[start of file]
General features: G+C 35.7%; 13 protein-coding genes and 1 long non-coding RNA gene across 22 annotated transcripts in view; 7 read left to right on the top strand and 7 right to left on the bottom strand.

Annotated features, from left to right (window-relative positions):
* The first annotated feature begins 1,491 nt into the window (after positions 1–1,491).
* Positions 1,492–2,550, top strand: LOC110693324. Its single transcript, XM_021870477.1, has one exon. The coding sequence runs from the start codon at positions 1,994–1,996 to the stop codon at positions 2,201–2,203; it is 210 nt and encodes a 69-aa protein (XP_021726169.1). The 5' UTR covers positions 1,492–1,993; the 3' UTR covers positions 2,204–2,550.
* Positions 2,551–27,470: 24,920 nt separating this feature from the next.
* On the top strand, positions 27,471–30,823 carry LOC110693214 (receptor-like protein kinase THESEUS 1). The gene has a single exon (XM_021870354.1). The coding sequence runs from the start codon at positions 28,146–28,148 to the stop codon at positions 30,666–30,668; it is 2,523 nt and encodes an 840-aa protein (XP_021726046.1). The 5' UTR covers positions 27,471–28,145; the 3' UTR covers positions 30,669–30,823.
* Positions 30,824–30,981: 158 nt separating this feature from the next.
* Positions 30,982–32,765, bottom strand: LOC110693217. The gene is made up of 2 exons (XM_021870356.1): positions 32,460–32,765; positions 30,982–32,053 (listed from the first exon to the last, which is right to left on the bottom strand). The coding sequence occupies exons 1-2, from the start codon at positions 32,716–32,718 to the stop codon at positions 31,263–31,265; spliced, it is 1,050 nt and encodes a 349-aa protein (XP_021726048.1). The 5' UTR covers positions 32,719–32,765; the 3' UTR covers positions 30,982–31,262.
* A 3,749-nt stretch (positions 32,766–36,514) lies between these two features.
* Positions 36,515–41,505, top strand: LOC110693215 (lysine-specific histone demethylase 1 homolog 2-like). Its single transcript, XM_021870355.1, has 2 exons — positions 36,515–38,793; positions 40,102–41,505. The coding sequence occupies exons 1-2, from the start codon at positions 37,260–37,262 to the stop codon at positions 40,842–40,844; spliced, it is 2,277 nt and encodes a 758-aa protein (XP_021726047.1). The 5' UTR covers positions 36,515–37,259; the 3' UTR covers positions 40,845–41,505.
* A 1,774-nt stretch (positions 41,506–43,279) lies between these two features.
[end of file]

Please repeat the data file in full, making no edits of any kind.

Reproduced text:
General features: G+C 35.7%; 13 protein-coding genes and 1 long non-coding RNA gene across 22 annotated transcripts in view; 7 read left to right on the top strand and 7 right to left on the bottom strand.

Annotated features, from left to right (window-relative positions):
* The first annotated feature begins 1,491 nt into the window (after positions 1–1,491).
* Positions 1,492–2,550, top strand: LOC110693324. Its single transcript, XM_021870477.1, has one exon. The coding sequence runs from the start codon at positions 1,994–1,996 to the stop codon at positions 2,201–2,203; it is 210 nt and encodes a 69-aa protein (XP_021726169.1). The 5' UTR covers positions 1,492–1,993; the 3' UTR covers positions 2,204–2,550.
* Positions 2,551–27,470: 24,920 nt separating this feature from the next.
* On the top strand, positions 27,471–30,823 carry LOC110693214 (receptor-like protein kinase THESEUS 1). The gene has a single exon (XM_021870354.1). The coding sequence runs from the start codon at positions 28,146–28,148 to the stop codon at positions 30,666–30,668; it is 2,523 nt and encodes an 840-aa protein (XP_021726046.1). The 5' UTR covers positions 27,471–28,145; the 3' UTR covers positions 30,669–30,823.
* Positions 30,824–30,981: 158 nt separating this feature from the next.
* Positions 30,982–32,765, bottom strand: LOC110693217. The gene is made up of 2 exons (XM_021870356.1): positions 32,460–32,765; positions 30,982–32,053 (listed from the first exon to the last, which is right to left on the bottom strand). The coding sequence occupies exons 1-2, from the start codon at positions 32,716–32,718 to the stop codon at positions 31,263–31,265; spliced, it is 1,050 nt and encodes a 349-aa protein (XP_021726048.1). The 5' UTR covers positions 32,719–32,765; the 3' UTR covers positions 30,982–31,262.
* A 3,749-nt stretch (positions 32,766–36,514) lies between these two features.
* Positions 36,515–41,505, top strand: LOC110693215 (lysine-specific histone demethylase 1 homolog 2-like). Its single transcript, XM_021870355.1, has 2 exons — positions 36,515–38,793; positions 40,102–41,505. The coding sequence occupies exons 1-2, from the start codon at positions 37,260–37,262 to the stop codon at positions 40,842–40,844; spliced, it is 2,277 nt and encodes a 758-aa protein (XP_021726047.1). The 5' UTR covers positions 36,515–37,259; the 3' UTR covers positions 40,845–41,505.
* A 1,774-nt stretch (positions 41,506–43,279) lies between these two features.